Most people, when choosing the Google+ image for their business, tend to choose the company logo. They may do variations of their logo for certain events or seasons, such as Christmas or Mother’s Day, but the logo itself is usually recognizable to anyone somewhat familiar with the brand.
But some companies have been choosing non-traditional images, without realizing that it could be hurting their overall traffic they receive from the Google search results. And ensuring you are doing it right is one of the easiest SEO changes to make.
Let’s look at Walmart for example.
Here is their Google+ profile that shows their throwback to old school Walmart with a photo of Sam Walton at the Shareholders picnic in 1986, along with a profile pic of Sam Walton instead of their logo. Their color scheme is very monochromatic, and yes, pretty boring, although it does have a slight “cool” factor for doing something different.
Unfortunately, it does have SEO implications that it is likely the person who designed the Google+ page for Walmart didn’t consider when they chose it. And it certainly costs them traffic in the Google search results because of this choice.
One of Google’s features is that if you search for a brand name, they will also often include other competitor’s names in the knowledge graph. When you click through to see more brands, Google will serve the options as an additional carousel at the top of the search results. It serves as a reminder to the searcher that there are other options available to consider when they searched for the original brand, a feature I have used countless times.
But in order for a brand to get traffic from this feature, they need to have an instantly recognizable logo. It is the logos that stand out the most, and many searchers don’t look at the accompanying text, simply because the logos are visual and usually recognizable.
But in the case of Walmart, they are one of the most recognizable brands in the world, and certainly in the United States. However, when faced with the logos in the knowledge graph, people will be drawn to what they recognize.
Here is an example of Target’s knowledge graph. While Kmart, Best Buy, Kohl’s and Bed, Bath and Beyond have logos most would recognize in the US, many would likely skip right over the Walmart choice simply because there is no recognition there. To many, it is just a picture of an older man that has nothing to do with the other brands on display.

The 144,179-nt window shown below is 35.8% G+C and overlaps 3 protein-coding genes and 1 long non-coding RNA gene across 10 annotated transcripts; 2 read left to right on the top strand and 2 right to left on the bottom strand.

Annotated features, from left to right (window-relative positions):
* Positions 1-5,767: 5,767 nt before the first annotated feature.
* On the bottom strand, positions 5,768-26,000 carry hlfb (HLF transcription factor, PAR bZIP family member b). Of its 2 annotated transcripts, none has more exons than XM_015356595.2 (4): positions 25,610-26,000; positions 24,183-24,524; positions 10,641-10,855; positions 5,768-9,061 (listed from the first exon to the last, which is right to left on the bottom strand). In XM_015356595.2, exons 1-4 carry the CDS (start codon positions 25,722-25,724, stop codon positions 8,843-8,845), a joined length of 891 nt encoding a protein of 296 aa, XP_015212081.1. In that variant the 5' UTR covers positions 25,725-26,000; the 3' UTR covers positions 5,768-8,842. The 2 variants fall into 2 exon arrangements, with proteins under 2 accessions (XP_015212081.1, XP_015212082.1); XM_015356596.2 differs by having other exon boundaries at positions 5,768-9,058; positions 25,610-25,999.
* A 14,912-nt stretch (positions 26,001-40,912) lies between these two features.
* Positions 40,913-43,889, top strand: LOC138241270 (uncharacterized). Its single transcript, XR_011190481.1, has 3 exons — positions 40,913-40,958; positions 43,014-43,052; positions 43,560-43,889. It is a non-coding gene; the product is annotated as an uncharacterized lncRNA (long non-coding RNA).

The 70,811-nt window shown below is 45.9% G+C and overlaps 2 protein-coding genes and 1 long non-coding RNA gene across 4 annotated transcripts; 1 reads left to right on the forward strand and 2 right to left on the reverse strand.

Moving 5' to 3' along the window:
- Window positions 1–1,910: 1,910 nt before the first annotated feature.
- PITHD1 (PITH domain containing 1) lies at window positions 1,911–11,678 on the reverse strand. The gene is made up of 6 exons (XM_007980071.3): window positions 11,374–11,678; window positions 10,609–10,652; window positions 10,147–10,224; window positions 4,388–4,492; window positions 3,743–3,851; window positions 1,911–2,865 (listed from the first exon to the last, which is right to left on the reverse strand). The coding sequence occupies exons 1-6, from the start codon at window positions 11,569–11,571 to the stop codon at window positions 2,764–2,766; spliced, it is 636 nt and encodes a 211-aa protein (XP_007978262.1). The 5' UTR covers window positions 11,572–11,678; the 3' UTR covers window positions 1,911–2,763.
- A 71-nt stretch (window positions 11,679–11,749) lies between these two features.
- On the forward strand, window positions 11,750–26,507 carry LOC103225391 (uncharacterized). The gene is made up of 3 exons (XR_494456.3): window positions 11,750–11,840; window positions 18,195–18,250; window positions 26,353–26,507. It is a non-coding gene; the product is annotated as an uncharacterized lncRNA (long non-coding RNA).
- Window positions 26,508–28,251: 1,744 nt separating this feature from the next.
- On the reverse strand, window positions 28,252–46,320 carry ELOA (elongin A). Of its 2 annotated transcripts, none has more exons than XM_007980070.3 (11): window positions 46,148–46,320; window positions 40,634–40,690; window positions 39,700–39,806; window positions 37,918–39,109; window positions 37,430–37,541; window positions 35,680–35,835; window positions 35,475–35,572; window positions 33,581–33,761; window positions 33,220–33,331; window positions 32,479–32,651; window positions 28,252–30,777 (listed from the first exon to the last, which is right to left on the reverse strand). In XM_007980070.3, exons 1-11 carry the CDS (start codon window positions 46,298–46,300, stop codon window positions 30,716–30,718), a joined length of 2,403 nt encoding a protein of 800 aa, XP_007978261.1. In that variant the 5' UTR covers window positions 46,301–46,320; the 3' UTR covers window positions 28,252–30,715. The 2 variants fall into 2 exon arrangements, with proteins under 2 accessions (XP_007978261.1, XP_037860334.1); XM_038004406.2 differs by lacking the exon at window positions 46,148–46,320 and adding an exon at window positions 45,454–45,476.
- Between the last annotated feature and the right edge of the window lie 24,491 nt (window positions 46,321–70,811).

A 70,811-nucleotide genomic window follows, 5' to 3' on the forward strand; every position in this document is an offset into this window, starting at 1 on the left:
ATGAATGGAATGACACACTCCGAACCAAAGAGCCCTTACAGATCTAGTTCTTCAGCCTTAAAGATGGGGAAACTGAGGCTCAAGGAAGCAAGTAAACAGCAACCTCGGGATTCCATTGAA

Likewise, here Walmart’s logo in a carousel. Again, with all the other logos standing out, many will very likely skip over the Walmart one because it lacks the recognizable logo that leads people to think “Oh, I should check Walmart for this!”
It is worth noting that Bing uses an actual Walmart logo for their knowledge graph for the company.
Now, this isn’t Google’s fault that the Walmart image is not their true logo. After all, it is Walmart that selected it for their Google My Business page through Google+. They have also chosen it for the profile image on YouTube to reinforce to Google that this is the right image.
There were also some previous issues where Google displayed the wrong logo, sometimes using a satirical logo by mistake. Due to this, it does make a lot of sense that they are choosing to go with the profile image from the company rather than trying to select a better one algorithmically. And it is probably the best choice for brand recognition in the majority of cases.
If you are building a personal brand, and don’t have an associated Google My Business account, ensure you choose a recognizable profile photo for yourself or an avatar version of yourself. Ideally, you want to use the same profile picture across multiple social media platforms for personal branding.
And yes, while you might think your cat is the cutest in the world and makes an adorable profile picture, unless you are in a pet related business, choose something a bit more professional and recognizable. Remember, this is also the image that those who have circled you will see in the Google search results, so you want them to easily recognize it as you and not waste the opportunity.
So while it is cool to embrace the history of a company and to choose a non-traditional image instead of a logo, consider the SEO and search traffic implications when choosing to do so. The last thing a company wants to sacrifice is additional traffic simply because no one recognizes the company logo in Google. Add the fact that it is a prime opportunity to essentially steal traffic from a competitor, there is not a viable reason for using a non-logo image for this purpose. Instead, use the cover image or individual posts to highlight the company’s history, or whatever it is a company might want to highlight instead of using their logo.
Then use that branded company logo for nabbing traffic from competitor’s knowledge graphs instead. Because while Google search traffic is awesome, stealing it from underneath your competitors is even better.
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